In this episode, Buffy’s worried that being the Slayer makes it difficult for her to love, so she goes on a spiritual quest in the desert to sort her inner self out. Meanwhile, back in Sunnydale, very unspiritual things are afoot. Spike’s playing sexy role playing games with his new, incredibly lifelike and adoring Buffy robot, and hilarity ensues—until Spike is kidnapped by Big Bad Glory’s minions, who think that, since “Buffy” treats him as “precious,” he must be the Key in human form. One sniff of the vampire tells Glory what he is, and that he can’t be the human Key. But she can torture who IS out of him.

Buffy—the real Buffy (“the other, not so pleasant Buffy,” as Spike puts it)—comes home and is confronted by her friends, who say they’ve seen her having sex with Spike.

[Read more]

Buffy Season 8, and What Makes a Series Good

Throughout my college years, I’d watch my sister squeal every Christmas as she unwrapped another Buffy DVD set. I didn’t know much about the series, but I was filled with that obnoxious self-importance that comes from having decided to be an Academic Who Reads Serious Things. I tried to have a conversation with my sister about Buffy.

“So,” I said. “It’s funny?”

“Yes, but—”

“I don’t like funny.”

“It can be sad, too. And sweet, and sexy—”

“And there are vampires, right?”

“Yes. You see—”

“Sounds pretty silly to me.”

She sighed. “You have no clue.”

Almost ten years later, my eyes fiery holes in my head after having stayed up until 4 am watching Season 2, I gave her a call. “You were right,” I said. “I had no clue.”

[Read more]

Breaking Rules and Making Babies

 It takes a while for me to process things. It’s been about a month since The Guardian published an article offering several well-known writers’ advice for other writers, in the form of 10 rules. I read it eagerly, squinting at my iPhone while my 16-month-old son squealed and tore around the playroom in our apartment building basement. Some of the old saws were there (Adverbs: bad! He said, she said: good!), and while I don’t know everything about writing, I know enough to realize that no one should follow any of these rules zealously, because the result would be stiff and artificial. But I found myself feeling, oh, a little guilty of certain writing sins, and then came the anxiety, and then came Richard Ford’s Rule #2: Don’t have children.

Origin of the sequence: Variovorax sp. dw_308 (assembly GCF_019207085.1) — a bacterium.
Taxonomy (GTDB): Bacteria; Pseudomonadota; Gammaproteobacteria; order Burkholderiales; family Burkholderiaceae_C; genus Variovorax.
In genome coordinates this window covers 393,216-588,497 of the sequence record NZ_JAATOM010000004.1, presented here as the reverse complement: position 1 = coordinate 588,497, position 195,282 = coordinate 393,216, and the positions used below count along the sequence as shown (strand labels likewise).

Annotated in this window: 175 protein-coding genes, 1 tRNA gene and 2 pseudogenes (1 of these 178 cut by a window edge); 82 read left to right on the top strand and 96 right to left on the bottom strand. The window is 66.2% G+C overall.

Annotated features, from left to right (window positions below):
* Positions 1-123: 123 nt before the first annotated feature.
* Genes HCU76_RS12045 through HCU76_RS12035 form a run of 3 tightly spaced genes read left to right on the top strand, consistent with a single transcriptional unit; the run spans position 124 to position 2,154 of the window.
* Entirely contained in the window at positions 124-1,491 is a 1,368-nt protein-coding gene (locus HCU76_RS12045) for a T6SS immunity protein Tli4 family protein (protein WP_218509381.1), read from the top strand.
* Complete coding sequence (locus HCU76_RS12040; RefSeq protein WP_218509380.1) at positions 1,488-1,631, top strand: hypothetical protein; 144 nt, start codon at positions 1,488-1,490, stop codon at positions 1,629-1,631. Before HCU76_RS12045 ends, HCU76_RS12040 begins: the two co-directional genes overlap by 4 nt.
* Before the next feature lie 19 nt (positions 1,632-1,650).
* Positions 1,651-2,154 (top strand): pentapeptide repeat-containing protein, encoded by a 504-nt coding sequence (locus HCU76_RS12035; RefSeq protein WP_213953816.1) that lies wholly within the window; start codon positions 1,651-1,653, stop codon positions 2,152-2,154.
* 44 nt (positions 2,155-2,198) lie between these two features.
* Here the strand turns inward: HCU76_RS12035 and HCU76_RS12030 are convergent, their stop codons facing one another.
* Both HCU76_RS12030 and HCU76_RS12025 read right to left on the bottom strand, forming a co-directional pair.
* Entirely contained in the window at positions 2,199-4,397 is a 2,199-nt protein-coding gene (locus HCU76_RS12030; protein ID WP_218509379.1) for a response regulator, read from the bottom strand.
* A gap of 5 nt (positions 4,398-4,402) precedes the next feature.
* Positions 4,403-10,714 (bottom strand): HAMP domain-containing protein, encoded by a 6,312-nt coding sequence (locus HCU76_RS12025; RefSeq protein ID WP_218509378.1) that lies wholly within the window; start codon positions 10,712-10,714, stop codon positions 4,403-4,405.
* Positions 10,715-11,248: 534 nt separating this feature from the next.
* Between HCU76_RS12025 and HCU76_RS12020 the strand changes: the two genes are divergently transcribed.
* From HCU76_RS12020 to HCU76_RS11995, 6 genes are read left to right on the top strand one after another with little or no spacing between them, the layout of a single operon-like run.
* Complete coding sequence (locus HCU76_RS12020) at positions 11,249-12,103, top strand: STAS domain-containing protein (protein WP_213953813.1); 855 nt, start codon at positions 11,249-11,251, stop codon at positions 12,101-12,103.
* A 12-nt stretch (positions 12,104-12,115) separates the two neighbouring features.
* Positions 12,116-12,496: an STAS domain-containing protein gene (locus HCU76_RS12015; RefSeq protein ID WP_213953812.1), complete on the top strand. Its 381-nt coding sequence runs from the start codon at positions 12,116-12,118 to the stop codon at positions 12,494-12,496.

It was a little mysterious. It came in the midst of seemingly sound advice, like that you should marry someone who believes it’s a good idea for you to be a writer, and that you shouldn’t drink and write at the same time. But no babies? Plenty of great writers had/have children: Joyce, Shakespeare (ok, he basically never saw them, but whatever), Toni Morrison, Alice Munro…. It didn’t seem to impede their genius. Or did Ford mean it in a personal happiness kind of way (i.e., “It’ll be hard on you to be a parent and a writer at the same time,” or “Writers make bad parents.”)?

[Throw out the baby with the bathwater?]